My approach to cooking has always been one formula: comfort meets fresh meets simple. I’m driven by color and texture, but I always like to keep meals simple with minimal ingredients. Citrus is my best friend. You can wake up any dish at the end with citrus. That one’s free. ;)
My path to blogging was fueled by a state of restlessness. I was working in a field that I had zero passion for. On top of that, I was stressed about my seemingly never-ending years of infertility. (Which is a whooooole other story.) I quit my job one day in early March to stay home, garden, do yoga (I never did), and clean my baseboards (also never did).
I launched my official website later in the month, and with persistent posting and constant blabbing, things just took off! There was no real magic, yet it was somehow magical.
I’m already pretty obnoxiously organized with my work/life schedule, but having the kids has somewhat reshaped how I look at my days. I try to get as much done while they’re at school in the mornings, but, you know: real life.
However, they’re honestly really good about entertaining one another, so I’m still able to shoot recipes in the afternoons while they run around the house and destroy everything I cleaned that morning. WHAT? YOU ASKED!
Aaron and I talk all the time about what we hope our kids remember from this time of life! I know we’ll outgrow this home someday, but right now, we ain’t going anywhere. We hope they’ll always have a love for greenery, gardening and plants. We have plants EVERYWHERE. Indoor, outdoor. Yes I’m that plant lady.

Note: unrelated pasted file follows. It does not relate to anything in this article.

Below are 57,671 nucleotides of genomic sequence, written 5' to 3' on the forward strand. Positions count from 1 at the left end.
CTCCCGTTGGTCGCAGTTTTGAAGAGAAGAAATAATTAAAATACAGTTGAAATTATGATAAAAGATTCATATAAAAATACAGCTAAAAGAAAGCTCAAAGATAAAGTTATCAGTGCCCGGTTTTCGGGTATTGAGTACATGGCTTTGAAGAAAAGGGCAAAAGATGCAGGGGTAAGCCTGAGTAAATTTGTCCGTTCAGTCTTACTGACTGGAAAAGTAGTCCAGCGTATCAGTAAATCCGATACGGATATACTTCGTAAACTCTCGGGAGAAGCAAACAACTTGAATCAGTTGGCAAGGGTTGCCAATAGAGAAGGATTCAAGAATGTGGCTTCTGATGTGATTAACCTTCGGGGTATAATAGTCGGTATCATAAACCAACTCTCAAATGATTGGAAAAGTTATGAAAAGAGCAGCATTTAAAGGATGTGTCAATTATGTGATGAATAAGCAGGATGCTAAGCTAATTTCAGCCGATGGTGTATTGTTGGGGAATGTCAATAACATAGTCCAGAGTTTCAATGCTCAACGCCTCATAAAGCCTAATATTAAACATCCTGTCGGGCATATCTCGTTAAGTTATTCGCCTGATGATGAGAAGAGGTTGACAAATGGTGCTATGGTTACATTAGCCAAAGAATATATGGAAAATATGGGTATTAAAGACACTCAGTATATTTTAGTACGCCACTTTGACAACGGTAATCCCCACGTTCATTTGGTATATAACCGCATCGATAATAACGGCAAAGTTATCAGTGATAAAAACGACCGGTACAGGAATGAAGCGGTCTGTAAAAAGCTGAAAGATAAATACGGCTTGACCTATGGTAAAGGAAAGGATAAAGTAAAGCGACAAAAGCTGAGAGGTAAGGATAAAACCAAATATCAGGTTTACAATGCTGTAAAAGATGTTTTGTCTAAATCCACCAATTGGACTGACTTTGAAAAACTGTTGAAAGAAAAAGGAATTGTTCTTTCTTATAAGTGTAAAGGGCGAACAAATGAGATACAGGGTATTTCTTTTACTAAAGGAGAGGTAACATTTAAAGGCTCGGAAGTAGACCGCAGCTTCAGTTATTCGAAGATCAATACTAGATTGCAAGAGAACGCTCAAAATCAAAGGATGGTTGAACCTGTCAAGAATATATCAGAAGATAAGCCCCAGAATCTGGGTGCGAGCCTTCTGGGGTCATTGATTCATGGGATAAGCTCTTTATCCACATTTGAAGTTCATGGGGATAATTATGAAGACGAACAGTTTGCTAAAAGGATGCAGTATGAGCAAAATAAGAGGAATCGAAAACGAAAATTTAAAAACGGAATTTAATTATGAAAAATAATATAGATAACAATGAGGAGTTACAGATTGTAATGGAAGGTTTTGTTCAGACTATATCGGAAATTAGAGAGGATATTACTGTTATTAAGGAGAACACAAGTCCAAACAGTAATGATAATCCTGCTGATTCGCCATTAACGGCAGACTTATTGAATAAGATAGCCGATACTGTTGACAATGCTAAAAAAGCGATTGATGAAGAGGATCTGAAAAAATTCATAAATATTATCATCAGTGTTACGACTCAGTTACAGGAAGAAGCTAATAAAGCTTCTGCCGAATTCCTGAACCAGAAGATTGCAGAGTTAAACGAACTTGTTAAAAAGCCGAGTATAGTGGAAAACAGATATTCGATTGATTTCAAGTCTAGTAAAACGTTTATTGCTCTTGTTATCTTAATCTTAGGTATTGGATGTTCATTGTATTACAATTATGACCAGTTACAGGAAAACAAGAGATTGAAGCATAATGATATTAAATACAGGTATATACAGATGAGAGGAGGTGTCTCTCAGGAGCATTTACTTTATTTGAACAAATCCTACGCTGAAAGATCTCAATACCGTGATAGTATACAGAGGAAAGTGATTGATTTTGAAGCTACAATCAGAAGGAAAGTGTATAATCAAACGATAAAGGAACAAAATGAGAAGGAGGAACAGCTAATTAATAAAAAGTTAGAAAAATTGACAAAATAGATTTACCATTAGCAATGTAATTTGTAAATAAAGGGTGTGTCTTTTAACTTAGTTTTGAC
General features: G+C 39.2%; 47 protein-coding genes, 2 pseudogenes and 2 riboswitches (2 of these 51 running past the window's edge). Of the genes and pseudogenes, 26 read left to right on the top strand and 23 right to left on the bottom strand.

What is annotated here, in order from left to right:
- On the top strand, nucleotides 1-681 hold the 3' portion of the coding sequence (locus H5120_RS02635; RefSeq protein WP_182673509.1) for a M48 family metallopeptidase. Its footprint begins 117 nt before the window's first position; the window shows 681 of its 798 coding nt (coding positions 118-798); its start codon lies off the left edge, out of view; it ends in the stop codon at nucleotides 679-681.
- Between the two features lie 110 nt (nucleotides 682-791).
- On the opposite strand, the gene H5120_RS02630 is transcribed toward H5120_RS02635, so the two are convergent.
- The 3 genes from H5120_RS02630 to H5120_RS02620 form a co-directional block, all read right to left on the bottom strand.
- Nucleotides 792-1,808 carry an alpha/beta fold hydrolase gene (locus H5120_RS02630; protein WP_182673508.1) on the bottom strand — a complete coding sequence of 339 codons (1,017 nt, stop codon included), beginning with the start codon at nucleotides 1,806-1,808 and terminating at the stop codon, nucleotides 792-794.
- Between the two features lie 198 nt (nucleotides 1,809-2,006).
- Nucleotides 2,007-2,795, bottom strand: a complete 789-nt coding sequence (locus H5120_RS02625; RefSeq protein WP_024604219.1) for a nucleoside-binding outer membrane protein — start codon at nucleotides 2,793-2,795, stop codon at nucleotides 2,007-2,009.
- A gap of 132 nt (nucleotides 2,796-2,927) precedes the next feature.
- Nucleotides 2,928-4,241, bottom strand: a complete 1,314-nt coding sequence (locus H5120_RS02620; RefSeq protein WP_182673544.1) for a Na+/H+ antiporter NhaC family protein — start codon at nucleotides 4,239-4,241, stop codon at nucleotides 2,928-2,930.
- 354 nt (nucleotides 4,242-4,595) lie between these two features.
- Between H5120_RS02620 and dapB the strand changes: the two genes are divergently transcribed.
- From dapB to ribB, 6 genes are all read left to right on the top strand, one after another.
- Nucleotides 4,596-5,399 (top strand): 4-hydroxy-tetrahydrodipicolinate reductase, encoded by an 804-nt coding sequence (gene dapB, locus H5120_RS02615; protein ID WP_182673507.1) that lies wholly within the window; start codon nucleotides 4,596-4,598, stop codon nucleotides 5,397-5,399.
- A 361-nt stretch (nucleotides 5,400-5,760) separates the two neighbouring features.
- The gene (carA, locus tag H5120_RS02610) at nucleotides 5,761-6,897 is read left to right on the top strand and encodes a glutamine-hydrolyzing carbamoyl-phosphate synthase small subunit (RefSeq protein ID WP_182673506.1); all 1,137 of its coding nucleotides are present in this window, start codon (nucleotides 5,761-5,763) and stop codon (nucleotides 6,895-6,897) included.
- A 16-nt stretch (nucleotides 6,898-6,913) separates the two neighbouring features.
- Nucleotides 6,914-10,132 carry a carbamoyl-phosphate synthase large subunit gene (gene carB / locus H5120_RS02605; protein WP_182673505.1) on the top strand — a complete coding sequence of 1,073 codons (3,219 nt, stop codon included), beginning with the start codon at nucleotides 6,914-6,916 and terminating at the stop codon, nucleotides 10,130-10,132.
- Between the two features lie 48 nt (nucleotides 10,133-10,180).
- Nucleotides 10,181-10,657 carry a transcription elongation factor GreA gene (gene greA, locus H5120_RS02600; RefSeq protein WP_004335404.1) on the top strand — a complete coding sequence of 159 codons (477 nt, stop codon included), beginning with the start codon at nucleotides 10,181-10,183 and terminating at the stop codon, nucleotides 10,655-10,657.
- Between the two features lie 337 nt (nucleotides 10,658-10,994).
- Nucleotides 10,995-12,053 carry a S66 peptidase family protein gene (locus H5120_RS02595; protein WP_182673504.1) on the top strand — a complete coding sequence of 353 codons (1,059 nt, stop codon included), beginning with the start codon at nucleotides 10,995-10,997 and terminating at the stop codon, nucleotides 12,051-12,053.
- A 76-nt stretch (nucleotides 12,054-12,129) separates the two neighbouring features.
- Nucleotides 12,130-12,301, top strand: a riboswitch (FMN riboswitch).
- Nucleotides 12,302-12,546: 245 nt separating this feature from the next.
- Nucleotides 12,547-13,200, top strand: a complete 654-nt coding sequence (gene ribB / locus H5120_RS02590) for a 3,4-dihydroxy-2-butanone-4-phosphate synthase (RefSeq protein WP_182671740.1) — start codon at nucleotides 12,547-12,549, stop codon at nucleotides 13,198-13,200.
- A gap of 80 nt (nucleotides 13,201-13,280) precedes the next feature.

We also hope they’ll remember how neutral and simple everything is. How you don’t necessarily need crazy bold colors and patterns to send a message. It might be their personal style later in life (so help me God), but I’d love to see them grow up with a delicate, calming sense of design in their homes.
What I hope they forgot? UH, HOW DISGUSTING AND TRASHED THE BASEMENT ALWAYS IS. Sorry to scream at you. It makes me weep.
What I love most is the fact that we’re both lucky enough to work from home and get to spend so much time with them. On top of that, just watching them with EACH OTHER has been priceless. We get to witness who they’re becoming on a day-to-day basis. Please God let them not end up in prison.
Thank you, Bev Weidner! I was giggling the whole time that I was editing this. It is nice to know that even when you see photos that are beautiful and as well-styled, there is a certain amount of chaos going on just around the corner. And that the basement is a mess. Isn’t everyone’s?
I was also really stuck by what Bev Weidner said when she was describing getting her blog off the ground “There was no real magic, yet it was somehow magical.” It seems like that is often the way life plays out. Sometimes is seems like there isn’t much of a plan, and we are all just moving along doing our day-to-day activities. But then, you look back, and you can see how tiny decisions, changes in direction, and consistent hard work, led to great and beautiful things. That’s really where the magic is — in those seemingly unconnected events that all lead up to massive changes and shifts in our lives. It really is beautiful.
LIVING WITH KIDS SOURCES
Bird of Paradise wallpaper
Wall Shelf (made by Aaron!)
Loving this Living with Kids feature on Bev Weidner? Take a look here for more of my Home Tours!!
Photos by Jessica Cain for Golden & Pine. You can follow Bev Weidner on her blog, and on Instagram. Also, be sure to check out Aaron’s shop for beautiful wood furniture. // Living With Kids is edited by Josh Bingham — you can follow him on Instagram. // Would you like to share your home in our Living With Kids series? It’s lots of fun, I promise! (And we are always looking for more diversity in the families we feature here. Single parents, non-traditional parents, families of color, LGBT parents, multi-generational families. Reach out! We’d love to hear your stories!!) Email us at firstname.lastname@example.org.